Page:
“We arrived where we are today with a process that was more inclusive of opposition parties and I can tell you we do accept the nomination of Justice Hogue,” Conservative House Leader Andrew Scheer told reporters Thursday.
NDP House Leader Peter Julian said his party wanted to ensure the person leading the inquiry was “free of political involvement.”
“We have now a judge in place that has the confidence of all recognized parties,” he said.
WATCH | Conservatives accept Hogue’s appointment
How much information will be made public?
When he released his first report, Johnston cautioned that a public inquiry wouldn’t be able to reveal much due to national security concerns.
Justice Hogue will be able to decide when a hearing should take place behind closed doors.
But her mandate allows her to consider alternatives to disclosing information revealed during closed-door hearings.
For example, Hogue could release a summary of the evidence heard in camera if she believes it wouldn’t harm national security interests or violate national security laws.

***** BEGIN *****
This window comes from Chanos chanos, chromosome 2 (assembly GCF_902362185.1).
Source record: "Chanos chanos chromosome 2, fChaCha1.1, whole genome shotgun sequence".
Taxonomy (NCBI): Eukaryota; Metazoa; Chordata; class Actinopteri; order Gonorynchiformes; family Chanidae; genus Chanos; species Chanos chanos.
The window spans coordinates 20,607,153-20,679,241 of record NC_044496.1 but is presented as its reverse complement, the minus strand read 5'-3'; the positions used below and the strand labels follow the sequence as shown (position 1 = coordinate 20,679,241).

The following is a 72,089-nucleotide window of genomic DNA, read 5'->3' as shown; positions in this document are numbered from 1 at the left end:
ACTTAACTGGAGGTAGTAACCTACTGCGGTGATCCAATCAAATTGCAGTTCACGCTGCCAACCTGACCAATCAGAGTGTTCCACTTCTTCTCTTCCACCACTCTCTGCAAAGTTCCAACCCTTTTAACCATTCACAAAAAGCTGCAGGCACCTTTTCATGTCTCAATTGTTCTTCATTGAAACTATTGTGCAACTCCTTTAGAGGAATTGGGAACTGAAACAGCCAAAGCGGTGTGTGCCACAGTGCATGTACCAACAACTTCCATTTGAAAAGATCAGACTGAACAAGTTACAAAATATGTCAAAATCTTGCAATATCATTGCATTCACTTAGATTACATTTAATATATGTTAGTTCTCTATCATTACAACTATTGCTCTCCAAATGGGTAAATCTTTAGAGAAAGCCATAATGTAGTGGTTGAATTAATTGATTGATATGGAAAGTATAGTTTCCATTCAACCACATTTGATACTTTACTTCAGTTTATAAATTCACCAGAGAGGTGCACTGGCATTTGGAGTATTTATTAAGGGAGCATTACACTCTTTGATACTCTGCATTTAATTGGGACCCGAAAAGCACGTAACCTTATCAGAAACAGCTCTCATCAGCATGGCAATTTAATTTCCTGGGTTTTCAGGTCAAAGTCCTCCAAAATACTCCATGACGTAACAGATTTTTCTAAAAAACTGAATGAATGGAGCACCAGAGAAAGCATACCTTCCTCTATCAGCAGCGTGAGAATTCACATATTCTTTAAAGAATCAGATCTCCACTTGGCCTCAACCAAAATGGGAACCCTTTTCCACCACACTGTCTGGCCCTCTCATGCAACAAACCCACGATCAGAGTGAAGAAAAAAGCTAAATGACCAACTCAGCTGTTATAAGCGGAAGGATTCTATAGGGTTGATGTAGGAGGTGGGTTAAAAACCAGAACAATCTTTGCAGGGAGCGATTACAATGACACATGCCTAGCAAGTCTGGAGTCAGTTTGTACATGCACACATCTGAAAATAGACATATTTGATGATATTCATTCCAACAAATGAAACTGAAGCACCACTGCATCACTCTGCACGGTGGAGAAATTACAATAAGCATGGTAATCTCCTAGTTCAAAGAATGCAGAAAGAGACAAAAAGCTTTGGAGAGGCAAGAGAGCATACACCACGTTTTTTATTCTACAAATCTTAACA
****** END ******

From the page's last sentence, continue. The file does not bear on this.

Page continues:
Former CSIS director Richard Fadden told CBC’s News Network that he hopes Hogue will be generous with what she releases to the public.
“She can protect national security while making a great deal of it public. You and I don’t need to know which particular spy did a certain thing at a certain time,” Fadden told host Hannah Thibedeau.
“I would just urge her to take as broad a view as she can.”
When is the inquiry expected to begin and finish?
It’s not clear when hearings will start but Hogue is set to officially begin her role as the inquiry’s commissioner on Sept. 18.
Hogue is required to deliver an interim report in February of 2024 and a final report by the end of next year.
Fadden cautioned that unless the government acts while the inquiry is underway, substantive changes probably won’t happen before the next election, which would be held in the fall of 2025 at the latest.
“There’s no way you can draft legislation a month or two before an election,” he said. “There’s no way you can substantively change policy a month or two before an election.”
WATCH | Former CSIS director on foreign interference inquiry